A well-functioning healthcare sector provides opportunities for people to live longer, happier and in good health. Healthcare systems in modern societies are however faced with major challenges, such as an increasingly ageing population, health and social inequalities and rising healthcare expenditure, all of them at the forefront of public debate.
A key priority in this debate concerns the need to provide respectful and responsive services that enrich patients’ experience of healthcare. Patients’ experience is recognised as one of the three pillars of healthcare quality, alongside clinical effectiveness and patient safety.
It is characterised by prompt and coordinated hospital care, shared decision-making with patients, reduced waiting time in hospital and timely access to services. There is a growing research appetite to better understand key factors influencing the quality of care that patients receive.
One way to improve patients’ experience is to provide managerial support to healthcare workers and encourage their positive attitudes at work. Managerial support can take many different forms, including effective communication between workers and managers, involving workers in important decisions, giving workers clear feedback on their performance and helping them with difficult tasks.
The support may originate from an immediate manager or a supervisor who directly oversees staff responsibilities, as well as a more senior manager involved in making policy decisions that affect the organisation as a whole. Notwithstanding the source of managerial support, the goal is to motivate workers and encourage optimal levels of performance.
I undertook a study to demonstrate how perceived support from supervisors and senior managers can inspire positive attitudes among healthcare workers, and consequently improve the quality of services offered to patients.
I focused on three types of attitude, including psychological engagement, job involvement and staff advocacy, which characterise an engaged worker and play a fundamental role in improving the quality of services that patients receive. I examined data from 67,503 staff of about 150 National Health Service Trusts (NHS) in England, linked with data from 69,347 patients who had received treatment in those NHS trusts.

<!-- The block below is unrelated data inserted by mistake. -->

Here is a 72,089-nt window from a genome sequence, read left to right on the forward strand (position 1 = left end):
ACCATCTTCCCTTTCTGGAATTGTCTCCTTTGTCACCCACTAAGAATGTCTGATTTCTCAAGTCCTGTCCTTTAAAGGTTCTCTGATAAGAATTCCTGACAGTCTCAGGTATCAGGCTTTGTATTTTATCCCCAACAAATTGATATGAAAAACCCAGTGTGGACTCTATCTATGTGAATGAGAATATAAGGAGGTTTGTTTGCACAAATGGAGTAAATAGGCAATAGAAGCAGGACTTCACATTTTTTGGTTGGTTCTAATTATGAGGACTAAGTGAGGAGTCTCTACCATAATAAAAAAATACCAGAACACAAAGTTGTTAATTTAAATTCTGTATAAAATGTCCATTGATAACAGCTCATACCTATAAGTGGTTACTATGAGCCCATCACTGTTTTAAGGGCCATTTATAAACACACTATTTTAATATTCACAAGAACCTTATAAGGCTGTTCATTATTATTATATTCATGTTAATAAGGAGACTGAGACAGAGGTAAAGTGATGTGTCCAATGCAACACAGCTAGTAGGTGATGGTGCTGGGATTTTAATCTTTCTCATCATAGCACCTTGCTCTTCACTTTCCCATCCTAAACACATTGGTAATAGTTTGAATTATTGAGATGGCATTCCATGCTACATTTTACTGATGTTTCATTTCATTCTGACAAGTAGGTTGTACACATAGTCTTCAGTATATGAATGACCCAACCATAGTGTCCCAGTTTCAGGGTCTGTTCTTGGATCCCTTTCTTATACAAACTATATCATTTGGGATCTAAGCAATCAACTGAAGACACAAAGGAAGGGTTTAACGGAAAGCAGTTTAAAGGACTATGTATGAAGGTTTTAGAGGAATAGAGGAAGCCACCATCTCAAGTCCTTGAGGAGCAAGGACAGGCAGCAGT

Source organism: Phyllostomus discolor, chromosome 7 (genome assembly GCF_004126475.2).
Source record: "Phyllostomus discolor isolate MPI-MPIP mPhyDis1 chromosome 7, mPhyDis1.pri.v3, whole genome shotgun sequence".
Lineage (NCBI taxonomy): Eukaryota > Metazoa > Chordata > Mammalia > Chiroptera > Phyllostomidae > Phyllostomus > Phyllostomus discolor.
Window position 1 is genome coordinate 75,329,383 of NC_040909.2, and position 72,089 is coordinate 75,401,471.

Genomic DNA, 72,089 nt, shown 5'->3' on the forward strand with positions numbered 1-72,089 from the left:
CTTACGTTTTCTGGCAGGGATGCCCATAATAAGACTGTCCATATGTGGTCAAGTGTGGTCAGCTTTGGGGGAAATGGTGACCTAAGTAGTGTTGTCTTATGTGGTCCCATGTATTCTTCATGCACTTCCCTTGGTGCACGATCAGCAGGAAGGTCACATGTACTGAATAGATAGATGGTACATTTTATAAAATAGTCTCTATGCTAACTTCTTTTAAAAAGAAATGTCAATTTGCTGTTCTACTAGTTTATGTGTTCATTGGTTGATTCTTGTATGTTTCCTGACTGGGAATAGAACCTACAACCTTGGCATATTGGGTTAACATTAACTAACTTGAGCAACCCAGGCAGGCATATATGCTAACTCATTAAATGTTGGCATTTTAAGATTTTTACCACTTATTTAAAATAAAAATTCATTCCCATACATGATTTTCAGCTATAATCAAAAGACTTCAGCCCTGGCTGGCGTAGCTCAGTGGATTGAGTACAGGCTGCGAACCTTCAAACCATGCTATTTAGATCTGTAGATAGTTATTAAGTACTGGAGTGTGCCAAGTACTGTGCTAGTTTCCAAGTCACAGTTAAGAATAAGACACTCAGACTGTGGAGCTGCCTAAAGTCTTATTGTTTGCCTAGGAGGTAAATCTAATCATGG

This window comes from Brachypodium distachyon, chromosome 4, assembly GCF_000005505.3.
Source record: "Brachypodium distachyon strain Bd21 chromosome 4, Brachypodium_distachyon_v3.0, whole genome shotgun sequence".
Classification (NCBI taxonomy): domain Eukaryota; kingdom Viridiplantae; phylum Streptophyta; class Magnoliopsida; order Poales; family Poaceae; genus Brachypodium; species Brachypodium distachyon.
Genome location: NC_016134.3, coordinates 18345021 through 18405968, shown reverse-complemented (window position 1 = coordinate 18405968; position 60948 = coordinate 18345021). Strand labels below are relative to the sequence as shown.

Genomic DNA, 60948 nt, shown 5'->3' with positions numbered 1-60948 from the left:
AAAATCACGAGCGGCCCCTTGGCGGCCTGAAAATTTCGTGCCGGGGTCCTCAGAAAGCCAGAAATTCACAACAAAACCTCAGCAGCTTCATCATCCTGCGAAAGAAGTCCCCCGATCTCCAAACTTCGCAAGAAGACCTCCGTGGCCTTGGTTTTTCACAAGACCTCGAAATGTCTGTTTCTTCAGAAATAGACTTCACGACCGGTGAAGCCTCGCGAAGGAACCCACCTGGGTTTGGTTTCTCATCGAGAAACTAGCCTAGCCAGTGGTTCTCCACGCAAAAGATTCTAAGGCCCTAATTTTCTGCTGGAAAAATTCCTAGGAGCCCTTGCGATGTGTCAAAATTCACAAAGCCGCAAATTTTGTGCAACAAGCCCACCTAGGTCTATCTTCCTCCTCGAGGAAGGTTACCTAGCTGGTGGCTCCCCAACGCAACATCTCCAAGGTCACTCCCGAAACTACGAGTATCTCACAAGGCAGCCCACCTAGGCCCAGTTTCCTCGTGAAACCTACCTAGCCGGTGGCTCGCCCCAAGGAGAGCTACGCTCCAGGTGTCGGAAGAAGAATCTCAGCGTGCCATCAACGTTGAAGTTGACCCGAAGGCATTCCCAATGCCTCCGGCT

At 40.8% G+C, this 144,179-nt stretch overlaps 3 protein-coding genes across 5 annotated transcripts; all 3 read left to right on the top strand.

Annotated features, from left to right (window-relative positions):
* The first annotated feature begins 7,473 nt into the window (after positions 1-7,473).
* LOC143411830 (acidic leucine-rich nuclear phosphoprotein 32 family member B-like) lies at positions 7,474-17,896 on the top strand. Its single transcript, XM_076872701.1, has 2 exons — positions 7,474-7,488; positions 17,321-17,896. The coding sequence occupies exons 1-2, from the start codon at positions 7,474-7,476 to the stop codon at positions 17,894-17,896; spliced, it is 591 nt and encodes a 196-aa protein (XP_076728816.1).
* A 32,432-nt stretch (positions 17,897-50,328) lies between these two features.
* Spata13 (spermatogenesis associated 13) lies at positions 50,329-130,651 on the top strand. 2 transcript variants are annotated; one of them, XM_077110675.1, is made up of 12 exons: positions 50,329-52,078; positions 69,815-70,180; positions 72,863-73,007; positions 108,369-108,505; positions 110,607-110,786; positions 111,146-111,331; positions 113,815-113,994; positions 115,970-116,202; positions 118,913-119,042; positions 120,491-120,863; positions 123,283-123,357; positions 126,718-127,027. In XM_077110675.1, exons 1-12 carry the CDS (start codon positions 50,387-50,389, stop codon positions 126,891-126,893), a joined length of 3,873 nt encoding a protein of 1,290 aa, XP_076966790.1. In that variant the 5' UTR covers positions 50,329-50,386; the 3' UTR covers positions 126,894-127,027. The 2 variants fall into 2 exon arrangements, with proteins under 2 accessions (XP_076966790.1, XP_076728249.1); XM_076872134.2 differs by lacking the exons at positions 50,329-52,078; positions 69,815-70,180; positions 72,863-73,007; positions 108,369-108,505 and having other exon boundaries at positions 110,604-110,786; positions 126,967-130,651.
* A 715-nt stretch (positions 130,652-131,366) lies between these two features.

The results, presented at the 78th Annual Meeting of the Academy of Management in August 2018, showed clearly that support from supervisors and senior managers can improve workers’ psychological engagement, their sense of job involvement and their willingness to act as advocates of organisational reputation.
Specifically, workers experiencing managerial support were generally more dedicated, energetic, and able to make improvements happen in their work area. Such workers felt valued and cared for, and consequently, more excited about recommending the organisation as a good place to work or a place where patients can receive quality treatment.
My study, therefore, establishes managerial support as a fundamental tool for promoting the right attitudes among workers. When workers have the right attitudes, they undertake take pride in doing good work and strive to deliver the quality of care that makes a difference to patients.
The results provide useful guidance on how managerial support practices can be deployed when aiming to strike a balance between staff performance and patients’ experience of quality care.
The study has shown particularly that a supportive relationship with immediate and senior managers can go a long way towards ensuring that workers put in their best effort on the job. Creating a supportive culture in the work environment is therefore imperative to ensure the ongoing success of an organisation.
As part of the organisational goals, healthcare leaders should pay closer attention to support practices that foster workers’ skills, personal growth and development.
This will cultivate an environment in which workers feel valued, cared for and adequately respected. In organisations where supportive practices are already in place, more effort is needed to further develop and sustain such practices.
Research results available here
Chidiebere Ogbonnaya is senior lecturer in Organisational Behaviour/Human Resource Management at the Business School, University of Sussex